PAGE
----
Balfour Beatty, Morgan Sindall, Bam and Lend Lease impose redundancies or restructuring

Grim economic news has triggered a further round of redundancies and restructuring at the UK’s biggest contractors, including Balfour Beatty, Morgan Sindall and Bam.

The moves, which will hit the north of England in particular, will lead to the departure of two of Morgan Sindall’s most senior and long-serving staff in a bid to cut back on overheads.

In addition, Balfour Beatty is in consultation with 48 staff in the engineering services division’s North-east region, and half a dozen employees will leave its northern construction division. Bam has begun a redundancy consultation that will lead to 40 people in its Leeds-based North-east business - a fifth of staff - leaving, and a “smaller number” in the Midlands and Western region businesses.

Morgan Sindall’s northern director Danny Murray and southern director Stephen Scard, both of whom report to overall managing director Graham Shennan, will leave the business in order to trim costs. The bosses of the six regional teams who sat under Scard and Murray have now been promoted to the executive team and will report directly in to Shennan.

The firm said that it was always looking for efficiencies, but that the moves weren’t part of a wider restructuring process.

Lend Lease is also understood to be finalising the latest phase of its restructuring programme with a number of senior regional appointments. One construction industry chief executive said: “We’re all adjusting our cost base to deal with the new realities. Most contractors are beefing up in the South but they’re losing staff in the North.”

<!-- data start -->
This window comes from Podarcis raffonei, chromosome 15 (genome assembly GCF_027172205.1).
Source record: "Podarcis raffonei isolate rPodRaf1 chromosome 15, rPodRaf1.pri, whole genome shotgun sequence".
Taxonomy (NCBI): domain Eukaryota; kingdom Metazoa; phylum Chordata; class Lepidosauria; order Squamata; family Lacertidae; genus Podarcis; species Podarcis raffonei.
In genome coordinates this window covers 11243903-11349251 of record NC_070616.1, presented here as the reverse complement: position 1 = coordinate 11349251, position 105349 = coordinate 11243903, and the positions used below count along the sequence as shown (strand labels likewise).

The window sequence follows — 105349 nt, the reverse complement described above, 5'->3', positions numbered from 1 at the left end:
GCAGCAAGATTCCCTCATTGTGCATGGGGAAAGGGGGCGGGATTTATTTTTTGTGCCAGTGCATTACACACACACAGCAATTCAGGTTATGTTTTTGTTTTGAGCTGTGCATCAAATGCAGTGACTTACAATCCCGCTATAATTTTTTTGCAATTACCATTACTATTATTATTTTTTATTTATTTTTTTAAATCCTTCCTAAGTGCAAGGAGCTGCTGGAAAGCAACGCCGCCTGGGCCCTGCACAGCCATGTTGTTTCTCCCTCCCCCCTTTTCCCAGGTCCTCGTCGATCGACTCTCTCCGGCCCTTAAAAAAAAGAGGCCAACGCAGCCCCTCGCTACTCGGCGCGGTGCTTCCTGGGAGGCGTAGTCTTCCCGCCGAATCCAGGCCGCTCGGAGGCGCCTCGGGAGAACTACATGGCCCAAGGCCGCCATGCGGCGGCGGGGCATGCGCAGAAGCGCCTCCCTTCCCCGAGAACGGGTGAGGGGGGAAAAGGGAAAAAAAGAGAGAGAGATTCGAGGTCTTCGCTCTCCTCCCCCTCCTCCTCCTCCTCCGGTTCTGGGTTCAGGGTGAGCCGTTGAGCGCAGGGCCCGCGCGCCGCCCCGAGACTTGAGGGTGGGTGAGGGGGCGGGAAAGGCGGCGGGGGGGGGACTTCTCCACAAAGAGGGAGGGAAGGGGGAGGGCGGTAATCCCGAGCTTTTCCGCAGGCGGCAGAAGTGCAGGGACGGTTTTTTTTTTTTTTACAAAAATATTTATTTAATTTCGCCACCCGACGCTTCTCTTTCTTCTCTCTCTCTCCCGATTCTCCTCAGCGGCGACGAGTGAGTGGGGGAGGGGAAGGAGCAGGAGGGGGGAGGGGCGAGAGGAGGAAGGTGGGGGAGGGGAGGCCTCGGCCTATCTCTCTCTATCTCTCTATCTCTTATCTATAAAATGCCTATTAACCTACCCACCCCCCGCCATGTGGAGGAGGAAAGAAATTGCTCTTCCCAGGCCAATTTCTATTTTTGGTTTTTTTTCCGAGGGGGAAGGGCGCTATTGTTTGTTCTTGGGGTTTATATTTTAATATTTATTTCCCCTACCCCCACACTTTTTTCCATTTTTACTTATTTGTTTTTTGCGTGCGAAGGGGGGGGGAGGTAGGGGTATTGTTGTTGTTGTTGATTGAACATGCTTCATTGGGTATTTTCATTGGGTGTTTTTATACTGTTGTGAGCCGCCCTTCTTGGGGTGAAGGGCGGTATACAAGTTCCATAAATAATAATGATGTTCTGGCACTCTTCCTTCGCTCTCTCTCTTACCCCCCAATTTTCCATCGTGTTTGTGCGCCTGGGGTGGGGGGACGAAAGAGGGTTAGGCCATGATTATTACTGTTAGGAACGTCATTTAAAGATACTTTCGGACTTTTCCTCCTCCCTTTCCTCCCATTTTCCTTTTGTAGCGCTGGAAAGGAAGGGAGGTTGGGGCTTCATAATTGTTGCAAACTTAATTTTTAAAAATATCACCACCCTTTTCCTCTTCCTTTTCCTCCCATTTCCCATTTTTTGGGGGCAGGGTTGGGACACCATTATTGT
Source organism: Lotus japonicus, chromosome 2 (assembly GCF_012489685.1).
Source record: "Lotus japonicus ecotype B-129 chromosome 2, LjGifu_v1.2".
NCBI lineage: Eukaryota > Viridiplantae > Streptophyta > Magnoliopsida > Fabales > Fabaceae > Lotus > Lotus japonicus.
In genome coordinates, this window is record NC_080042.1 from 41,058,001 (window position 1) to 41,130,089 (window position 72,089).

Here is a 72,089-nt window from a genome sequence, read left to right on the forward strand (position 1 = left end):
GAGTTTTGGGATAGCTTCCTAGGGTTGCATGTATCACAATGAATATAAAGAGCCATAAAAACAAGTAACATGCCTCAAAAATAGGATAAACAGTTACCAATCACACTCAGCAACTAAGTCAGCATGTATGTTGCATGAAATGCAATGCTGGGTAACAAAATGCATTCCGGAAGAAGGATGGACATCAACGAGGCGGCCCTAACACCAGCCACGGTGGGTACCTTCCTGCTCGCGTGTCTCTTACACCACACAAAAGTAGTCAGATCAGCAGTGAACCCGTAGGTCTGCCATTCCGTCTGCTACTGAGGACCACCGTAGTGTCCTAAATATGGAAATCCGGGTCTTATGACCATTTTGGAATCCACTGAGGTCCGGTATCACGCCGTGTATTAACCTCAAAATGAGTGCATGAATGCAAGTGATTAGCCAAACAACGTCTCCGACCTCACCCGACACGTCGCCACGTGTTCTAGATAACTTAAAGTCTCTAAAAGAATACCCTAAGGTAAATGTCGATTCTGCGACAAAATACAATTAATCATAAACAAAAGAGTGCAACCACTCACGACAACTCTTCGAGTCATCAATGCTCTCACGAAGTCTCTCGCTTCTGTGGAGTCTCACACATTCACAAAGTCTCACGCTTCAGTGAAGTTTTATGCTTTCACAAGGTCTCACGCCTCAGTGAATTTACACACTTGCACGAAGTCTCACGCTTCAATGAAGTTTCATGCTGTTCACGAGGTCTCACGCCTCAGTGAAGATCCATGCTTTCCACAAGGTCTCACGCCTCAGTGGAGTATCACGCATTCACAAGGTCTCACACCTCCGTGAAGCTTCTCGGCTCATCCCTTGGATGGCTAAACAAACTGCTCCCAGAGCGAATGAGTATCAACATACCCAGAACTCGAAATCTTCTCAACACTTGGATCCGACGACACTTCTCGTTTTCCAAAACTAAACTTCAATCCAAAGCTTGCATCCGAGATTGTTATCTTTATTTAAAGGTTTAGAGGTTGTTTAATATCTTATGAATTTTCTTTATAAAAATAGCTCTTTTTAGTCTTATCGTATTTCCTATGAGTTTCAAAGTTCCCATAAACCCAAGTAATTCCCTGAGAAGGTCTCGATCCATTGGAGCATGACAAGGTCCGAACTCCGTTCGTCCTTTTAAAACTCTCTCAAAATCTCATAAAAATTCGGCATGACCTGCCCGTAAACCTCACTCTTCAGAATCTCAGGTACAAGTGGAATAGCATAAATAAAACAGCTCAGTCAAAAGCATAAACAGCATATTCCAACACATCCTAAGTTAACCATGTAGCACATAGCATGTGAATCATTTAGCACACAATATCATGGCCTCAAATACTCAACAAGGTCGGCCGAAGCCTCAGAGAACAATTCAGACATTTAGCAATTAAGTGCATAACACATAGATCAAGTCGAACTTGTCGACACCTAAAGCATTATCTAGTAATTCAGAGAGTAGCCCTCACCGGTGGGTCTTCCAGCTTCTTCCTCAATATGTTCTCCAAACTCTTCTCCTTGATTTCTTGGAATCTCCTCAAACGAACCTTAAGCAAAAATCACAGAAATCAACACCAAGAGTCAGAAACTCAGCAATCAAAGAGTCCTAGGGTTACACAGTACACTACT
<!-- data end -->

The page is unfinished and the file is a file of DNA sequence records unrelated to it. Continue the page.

The changes come as fears of a deeper downturn in the sector increased, despite government attempts to boost housebuilding. This was undermined as a further three-month delay to the £244m Royal Liverpool Hospital was confirmed this week.

Richard Howson, chief operating officer at Carillion, which is bidding for the Royal Liverpool, called on the government to ensure it kept to its procurement timetables. Carillion has already announced plans to cut 600 staff from its UK construction business by a third. “The government needs to be more decisive and clearer on the contracts that it intends to progress,” he said.

Deloitte reported construction insolvencies up 11% in the last quarter and the Construction Products Association reported a fall in sales in the third quarter of 2011. This comes after the ONS reported last month that new construction orders fell to their lowest ever level in the second quarter of 2011.

A Balfour Beatty spokesperson said: “We have put 48 staff under consultation as a result of work coming to an end.” A Bam spokesperson said: “The firm is consulting staff and building operatives in the North-east to make about 40 redundancies.”